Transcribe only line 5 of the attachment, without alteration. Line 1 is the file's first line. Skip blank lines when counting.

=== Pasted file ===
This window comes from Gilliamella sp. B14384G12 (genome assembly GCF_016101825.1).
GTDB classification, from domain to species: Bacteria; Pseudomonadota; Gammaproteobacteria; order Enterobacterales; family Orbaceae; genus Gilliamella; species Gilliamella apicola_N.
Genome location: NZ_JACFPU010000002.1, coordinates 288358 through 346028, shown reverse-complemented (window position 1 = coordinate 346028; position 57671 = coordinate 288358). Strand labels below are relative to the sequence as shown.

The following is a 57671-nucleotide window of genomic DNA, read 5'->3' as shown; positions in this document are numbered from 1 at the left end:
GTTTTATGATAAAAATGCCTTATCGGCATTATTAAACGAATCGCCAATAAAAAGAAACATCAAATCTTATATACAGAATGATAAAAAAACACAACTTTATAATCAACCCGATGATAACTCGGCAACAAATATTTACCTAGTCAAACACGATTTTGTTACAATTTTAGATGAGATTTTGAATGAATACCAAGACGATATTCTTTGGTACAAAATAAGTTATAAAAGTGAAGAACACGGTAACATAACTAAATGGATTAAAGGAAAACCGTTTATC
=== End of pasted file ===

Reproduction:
GTTTTATGATAAAAATGCCTTATCGGCATTATTAAACGAATCGCCAATAAAAAGAAACATCAAATCTTATATACAGAATGATAAAAAAACACAACTTTATAATCAACCCGATGATAACTCGGCAACAAATATTTACCTAGTCAAACACGATTTTGTTACAATTTTAGATGAGATTTTGAATGAATACCAAGACGATATTCTTTGGTACAAAATAAGTTATAAAAGTGAAGAACACGGTAACATAACTAAATGGATTAAAGGAAAACCGTTTATC